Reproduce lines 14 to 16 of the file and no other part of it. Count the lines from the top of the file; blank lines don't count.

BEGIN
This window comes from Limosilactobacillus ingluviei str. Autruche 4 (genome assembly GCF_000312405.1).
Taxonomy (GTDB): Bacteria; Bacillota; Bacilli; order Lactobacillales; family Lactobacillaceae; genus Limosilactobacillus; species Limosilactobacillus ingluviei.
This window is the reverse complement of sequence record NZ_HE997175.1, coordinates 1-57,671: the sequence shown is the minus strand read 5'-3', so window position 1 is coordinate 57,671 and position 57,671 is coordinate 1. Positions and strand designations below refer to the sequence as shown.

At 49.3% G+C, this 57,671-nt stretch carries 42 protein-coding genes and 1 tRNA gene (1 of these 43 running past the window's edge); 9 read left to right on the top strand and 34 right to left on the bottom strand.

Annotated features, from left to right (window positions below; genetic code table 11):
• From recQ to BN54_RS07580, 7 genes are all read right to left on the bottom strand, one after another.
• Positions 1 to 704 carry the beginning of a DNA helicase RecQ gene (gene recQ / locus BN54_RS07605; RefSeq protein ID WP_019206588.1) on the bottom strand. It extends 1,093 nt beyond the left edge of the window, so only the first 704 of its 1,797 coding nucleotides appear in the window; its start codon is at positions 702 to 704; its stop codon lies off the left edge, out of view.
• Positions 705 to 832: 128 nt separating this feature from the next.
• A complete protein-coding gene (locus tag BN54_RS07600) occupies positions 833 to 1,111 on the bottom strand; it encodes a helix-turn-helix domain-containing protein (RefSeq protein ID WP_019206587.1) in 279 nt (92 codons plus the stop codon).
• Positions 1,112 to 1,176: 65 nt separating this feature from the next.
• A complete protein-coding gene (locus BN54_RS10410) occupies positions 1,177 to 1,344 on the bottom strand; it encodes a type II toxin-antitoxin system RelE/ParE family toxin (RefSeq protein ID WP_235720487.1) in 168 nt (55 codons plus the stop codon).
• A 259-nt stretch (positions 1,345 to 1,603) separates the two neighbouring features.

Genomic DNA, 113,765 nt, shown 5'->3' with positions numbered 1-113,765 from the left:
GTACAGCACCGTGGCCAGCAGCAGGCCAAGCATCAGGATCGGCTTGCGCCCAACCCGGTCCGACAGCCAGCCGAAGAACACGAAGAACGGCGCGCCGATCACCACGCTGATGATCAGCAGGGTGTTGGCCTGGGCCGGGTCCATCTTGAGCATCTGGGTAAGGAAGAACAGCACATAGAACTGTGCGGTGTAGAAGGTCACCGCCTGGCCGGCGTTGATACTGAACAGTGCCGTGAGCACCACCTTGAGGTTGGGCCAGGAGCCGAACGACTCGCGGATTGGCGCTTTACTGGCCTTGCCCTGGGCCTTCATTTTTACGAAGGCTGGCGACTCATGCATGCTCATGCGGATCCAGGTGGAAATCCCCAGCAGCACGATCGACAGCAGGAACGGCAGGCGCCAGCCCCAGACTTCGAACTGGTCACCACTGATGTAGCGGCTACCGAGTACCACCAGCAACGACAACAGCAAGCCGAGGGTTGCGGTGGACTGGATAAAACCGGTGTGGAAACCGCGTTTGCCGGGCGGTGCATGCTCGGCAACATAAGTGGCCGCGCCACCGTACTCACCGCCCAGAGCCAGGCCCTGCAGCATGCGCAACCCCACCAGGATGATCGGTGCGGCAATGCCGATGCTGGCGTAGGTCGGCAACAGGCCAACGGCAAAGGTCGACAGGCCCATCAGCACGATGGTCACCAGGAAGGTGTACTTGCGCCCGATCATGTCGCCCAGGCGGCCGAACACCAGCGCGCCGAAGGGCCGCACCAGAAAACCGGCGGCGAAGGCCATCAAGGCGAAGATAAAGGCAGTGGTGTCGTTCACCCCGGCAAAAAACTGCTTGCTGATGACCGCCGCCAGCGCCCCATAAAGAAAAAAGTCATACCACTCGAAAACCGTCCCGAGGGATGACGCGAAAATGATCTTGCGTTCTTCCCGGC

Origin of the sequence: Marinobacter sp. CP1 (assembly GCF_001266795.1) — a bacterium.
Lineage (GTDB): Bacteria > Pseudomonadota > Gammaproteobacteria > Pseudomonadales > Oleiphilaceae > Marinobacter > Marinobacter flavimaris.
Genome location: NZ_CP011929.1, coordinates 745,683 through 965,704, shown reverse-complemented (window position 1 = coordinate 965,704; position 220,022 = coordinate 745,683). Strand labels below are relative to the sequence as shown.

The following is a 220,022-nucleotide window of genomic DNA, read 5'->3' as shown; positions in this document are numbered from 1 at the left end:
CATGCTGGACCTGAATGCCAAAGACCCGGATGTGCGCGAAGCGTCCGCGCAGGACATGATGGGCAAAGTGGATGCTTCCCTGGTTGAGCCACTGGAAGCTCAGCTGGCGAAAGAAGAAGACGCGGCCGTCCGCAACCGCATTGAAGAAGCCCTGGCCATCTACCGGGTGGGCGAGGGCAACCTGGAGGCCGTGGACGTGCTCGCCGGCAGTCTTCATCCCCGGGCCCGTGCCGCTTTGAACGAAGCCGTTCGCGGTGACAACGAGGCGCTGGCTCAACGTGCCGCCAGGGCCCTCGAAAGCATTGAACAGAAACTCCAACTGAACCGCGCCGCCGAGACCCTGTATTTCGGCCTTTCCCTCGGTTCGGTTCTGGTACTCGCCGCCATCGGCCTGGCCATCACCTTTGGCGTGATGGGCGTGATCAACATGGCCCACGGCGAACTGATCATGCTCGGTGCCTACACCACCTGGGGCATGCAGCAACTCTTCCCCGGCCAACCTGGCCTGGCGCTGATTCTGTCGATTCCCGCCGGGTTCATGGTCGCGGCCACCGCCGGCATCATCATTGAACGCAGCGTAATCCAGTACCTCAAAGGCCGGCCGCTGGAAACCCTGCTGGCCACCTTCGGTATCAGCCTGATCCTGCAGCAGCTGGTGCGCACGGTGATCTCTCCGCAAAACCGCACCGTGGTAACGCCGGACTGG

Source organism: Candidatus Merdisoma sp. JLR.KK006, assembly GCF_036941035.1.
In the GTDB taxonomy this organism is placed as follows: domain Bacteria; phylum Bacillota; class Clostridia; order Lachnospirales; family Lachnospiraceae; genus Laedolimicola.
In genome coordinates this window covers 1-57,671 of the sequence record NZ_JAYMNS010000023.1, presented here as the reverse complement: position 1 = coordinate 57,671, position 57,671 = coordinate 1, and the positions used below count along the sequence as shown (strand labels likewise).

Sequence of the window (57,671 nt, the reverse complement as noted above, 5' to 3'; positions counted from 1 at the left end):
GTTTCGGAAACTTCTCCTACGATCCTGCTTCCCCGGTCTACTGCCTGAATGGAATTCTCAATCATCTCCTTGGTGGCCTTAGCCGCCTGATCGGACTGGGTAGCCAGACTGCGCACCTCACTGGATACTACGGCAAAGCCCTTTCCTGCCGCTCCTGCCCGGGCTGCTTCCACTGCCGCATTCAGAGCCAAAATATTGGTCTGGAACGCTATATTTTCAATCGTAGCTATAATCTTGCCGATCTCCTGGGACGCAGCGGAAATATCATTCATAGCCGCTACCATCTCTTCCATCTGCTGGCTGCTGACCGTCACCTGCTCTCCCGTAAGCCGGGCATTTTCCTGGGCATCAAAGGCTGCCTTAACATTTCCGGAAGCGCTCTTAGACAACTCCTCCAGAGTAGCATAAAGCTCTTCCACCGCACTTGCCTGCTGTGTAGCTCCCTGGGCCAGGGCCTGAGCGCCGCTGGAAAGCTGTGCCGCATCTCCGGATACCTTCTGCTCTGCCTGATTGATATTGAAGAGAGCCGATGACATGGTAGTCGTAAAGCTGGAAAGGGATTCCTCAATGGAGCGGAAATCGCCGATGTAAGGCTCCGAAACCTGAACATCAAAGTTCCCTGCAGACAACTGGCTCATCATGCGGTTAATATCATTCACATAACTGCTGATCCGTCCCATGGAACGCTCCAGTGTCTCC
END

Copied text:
GTACAGCACCGTGGCCAGCAGCAGGCCAAGCATCAGGATCGGCTTGCGCCCAACCCGGTCCGACAGCCAGCCGAAGAACACGAAGAACGGCGCGCCGATCACCACGCTGATGATCAGCAGGGTGTTGGCCTGGGCCGGGTCCATCTTGAGCATCTGGGTAAGGAAGAACAGCACATAGAACTGTGCGGTGTAGAAGGTCACCGCCTGGCCGGCGTTGATACTGAACAGTGCCGTGAGCACCACCTTGAGGTTGGGCCAGGAGCCGAACGACTCGCGGATTGGCGCTTTACTGGCCTTGCCCTGGGCCTTCATTTTTACGAAGGCTGGCGACTCATGCATGCTCATGCGGATCCAGGTGGAAATCCCCAGCAGCACGATCGACAGCAGGAACGGCAGGCGCCAGCCCCAGACTTCGAACTGGTCACCACTGATGTAGCGGCTACCGAGTACCACCAGCAACGACAACAGCAAGCCGAGGGTTGCGGTGGACTGGATAAAACCGGTGTGGAAACCGCGTTTGCCGGGCGGTGCATGCTCGGCAACATAAGTGGCCGCGCCACCGTACTCACCGCCCAGAGCCAGGCCCTGCAGCATGCGCAACCCCACCAGGATGATCGGTGCGGCAATGCCGATGCTGGCGTAGGTCGGCAACAGGCCAACGGCAAAGGTCGACAGGCCCATCAGCACGATGGTCACCAGGAAGGTGTACTTGCGCCCGATCATGTCGCCCAGGCGGCCGAACACCAGCGCGCCGAAGGGCCGCACCAGAAAACCGGCGGCGAAGGCCATCAAGGCGAAGATAAAGGCAGTGGTGTCGTTCACCCCGGCAAAAAACTGCTTGCTGATGACCGCCGCCAGCGCCCCATAAAGAAAAAAGTCATACCACTCGAAAACCGTCCCGAGGGATGACGCGAAAATGATCTTGCGTTCTTCCCGGC

Origin of the sequence: Marinobacter sp. CP1 (assembly GCF_001266795.1) — a bacterium.
Lineage (GTDB): Bacteria > Pseudomonadota > Gammaproteobacteria > Pseudomonadales > Oleiphilaceae > Marinobacter > Marinobacter flavimaris.